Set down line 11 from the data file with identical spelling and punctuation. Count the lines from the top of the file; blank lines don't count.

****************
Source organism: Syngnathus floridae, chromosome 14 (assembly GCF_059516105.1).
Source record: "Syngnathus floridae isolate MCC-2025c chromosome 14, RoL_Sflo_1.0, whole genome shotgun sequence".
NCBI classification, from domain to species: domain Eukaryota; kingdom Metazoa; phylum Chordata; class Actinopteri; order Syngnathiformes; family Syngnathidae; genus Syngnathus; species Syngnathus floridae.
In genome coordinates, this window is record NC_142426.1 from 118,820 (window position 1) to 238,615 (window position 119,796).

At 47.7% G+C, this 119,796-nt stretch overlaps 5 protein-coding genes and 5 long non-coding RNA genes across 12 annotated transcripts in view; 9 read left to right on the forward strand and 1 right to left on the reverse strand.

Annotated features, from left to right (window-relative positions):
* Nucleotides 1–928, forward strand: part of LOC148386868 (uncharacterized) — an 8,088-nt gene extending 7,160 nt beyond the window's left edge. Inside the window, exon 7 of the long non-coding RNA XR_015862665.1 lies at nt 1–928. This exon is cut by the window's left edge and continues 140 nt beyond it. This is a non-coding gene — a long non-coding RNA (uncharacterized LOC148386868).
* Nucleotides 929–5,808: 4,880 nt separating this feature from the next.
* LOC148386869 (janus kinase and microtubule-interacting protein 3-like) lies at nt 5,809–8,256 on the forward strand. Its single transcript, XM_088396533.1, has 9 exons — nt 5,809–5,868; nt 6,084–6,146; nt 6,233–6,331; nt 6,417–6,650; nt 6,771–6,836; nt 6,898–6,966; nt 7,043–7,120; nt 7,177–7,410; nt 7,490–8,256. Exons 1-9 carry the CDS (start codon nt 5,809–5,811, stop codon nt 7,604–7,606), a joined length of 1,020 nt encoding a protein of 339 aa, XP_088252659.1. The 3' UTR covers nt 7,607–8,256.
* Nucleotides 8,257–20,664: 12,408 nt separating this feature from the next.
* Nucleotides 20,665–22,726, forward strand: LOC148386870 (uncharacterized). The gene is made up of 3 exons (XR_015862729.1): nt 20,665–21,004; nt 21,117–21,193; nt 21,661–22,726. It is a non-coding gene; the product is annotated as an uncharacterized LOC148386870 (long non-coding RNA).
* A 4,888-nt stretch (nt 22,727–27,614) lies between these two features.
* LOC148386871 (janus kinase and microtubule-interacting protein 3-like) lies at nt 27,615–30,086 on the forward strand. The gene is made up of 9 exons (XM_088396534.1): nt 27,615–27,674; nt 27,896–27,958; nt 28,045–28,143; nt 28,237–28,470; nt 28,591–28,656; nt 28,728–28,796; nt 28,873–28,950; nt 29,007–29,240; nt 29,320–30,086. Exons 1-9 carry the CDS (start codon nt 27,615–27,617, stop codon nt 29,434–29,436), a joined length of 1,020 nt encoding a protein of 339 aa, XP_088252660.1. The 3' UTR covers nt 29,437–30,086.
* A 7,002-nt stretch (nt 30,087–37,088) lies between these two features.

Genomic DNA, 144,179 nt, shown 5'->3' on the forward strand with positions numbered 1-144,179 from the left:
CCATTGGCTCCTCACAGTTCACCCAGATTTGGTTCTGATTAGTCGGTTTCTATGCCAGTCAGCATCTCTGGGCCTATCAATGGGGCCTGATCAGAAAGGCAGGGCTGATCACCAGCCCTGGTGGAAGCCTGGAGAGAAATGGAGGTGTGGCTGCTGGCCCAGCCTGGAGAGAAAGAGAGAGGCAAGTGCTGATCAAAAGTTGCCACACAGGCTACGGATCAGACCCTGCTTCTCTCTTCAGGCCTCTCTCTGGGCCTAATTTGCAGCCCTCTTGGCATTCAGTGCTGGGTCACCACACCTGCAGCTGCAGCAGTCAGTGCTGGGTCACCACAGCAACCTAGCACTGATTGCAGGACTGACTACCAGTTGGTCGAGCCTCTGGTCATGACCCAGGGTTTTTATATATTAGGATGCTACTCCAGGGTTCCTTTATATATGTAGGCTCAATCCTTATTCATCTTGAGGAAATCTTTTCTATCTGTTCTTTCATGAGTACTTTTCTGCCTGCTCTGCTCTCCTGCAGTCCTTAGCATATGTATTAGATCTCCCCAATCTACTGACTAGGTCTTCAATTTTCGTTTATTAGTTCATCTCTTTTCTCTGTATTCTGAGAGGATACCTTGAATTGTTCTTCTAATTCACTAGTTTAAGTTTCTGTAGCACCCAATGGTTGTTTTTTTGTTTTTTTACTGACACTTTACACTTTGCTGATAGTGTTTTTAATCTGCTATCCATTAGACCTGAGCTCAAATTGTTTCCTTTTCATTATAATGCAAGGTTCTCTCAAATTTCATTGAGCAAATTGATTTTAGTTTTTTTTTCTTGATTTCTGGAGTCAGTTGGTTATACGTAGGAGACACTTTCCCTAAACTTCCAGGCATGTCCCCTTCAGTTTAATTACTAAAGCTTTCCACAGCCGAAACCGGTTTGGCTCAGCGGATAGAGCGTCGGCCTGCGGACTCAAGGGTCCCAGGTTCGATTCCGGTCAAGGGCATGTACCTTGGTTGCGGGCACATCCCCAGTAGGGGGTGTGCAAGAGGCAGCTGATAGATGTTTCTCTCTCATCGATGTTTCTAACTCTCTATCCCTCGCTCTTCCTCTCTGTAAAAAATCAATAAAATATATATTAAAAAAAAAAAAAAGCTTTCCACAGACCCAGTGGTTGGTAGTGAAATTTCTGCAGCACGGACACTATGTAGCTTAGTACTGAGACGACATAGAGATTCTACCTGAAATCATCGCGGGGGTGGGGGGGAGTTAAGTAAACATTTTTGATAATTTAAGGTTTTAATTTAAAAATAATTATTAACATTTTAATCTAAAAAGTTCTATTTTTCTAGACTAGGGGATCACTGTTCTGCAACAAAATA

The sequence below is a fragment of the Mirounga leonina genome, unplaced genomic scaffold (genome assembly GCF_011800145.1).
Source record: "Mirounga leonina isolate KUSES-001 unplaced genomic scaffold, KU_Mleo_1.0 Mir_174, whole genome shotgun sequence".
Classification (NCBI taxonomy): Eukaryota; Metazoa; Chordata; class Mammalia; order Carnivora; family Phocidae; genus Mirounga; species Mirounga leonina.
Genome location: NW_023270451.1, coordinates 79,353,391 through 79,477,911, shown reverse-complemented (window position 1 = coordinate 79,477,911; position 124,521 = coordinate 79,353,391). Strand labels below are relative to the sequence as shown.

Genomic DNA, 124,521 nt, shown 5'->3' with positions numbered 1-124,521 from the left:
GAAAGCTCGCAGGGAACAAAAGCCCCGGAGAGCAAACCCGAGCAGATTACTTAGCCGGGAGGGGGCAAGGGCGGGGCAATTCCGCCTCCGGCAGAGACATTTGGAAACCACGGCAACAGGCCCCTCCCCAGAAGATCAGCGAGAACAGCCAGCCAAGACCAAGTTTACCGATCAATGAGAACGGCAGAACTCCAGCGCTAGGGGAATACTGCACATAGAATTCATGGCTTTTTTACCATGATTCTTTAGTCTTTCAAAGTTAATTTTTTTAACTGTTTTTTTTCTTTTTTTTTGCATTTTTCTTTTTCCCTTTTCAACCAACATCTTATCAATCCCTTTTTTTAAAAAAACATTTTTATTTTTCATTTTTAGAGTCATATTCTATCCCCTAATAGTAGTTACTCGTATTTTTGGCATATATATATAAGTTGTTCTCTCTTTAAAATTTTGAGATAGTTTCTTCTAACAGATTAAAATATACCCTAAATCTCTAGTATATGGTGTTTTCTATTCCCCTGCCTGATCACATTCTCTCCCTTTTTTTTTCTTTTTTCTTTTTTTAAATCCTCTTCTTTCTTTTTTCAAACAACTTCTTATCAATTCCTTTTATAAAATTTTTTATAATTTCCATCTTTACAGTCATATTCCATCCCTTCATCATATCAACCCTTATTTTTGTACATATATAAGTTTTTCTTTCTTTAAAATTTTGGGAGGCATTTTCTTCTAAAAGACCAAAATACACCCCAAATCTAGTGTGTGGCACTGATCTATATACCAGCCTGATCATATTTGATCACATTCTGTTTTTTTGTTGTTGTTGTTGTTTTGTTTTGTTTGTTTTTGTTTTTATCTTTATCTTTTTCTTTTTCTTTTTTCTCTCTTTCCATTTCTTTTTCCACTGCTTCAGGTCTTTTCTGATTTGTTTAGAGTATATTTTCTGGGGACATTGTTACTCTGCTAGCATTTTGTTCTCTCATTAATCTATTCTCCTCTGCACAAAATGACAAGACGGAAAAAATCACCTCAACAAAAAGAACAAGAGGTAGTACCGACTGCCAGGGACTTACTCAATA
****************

* Nucleotides 20,665–22,726, forward strand: LOC148386870 (uncharacterized). The gene is made up of 3 exons (XR_015862729.1): nt 20,665–21,004; nt 21,117–21,193; nt 21,661–22,726. It is a non-coding gene; the product is annotated as an uncharacterized LOC148386870 (long non-coding RNA).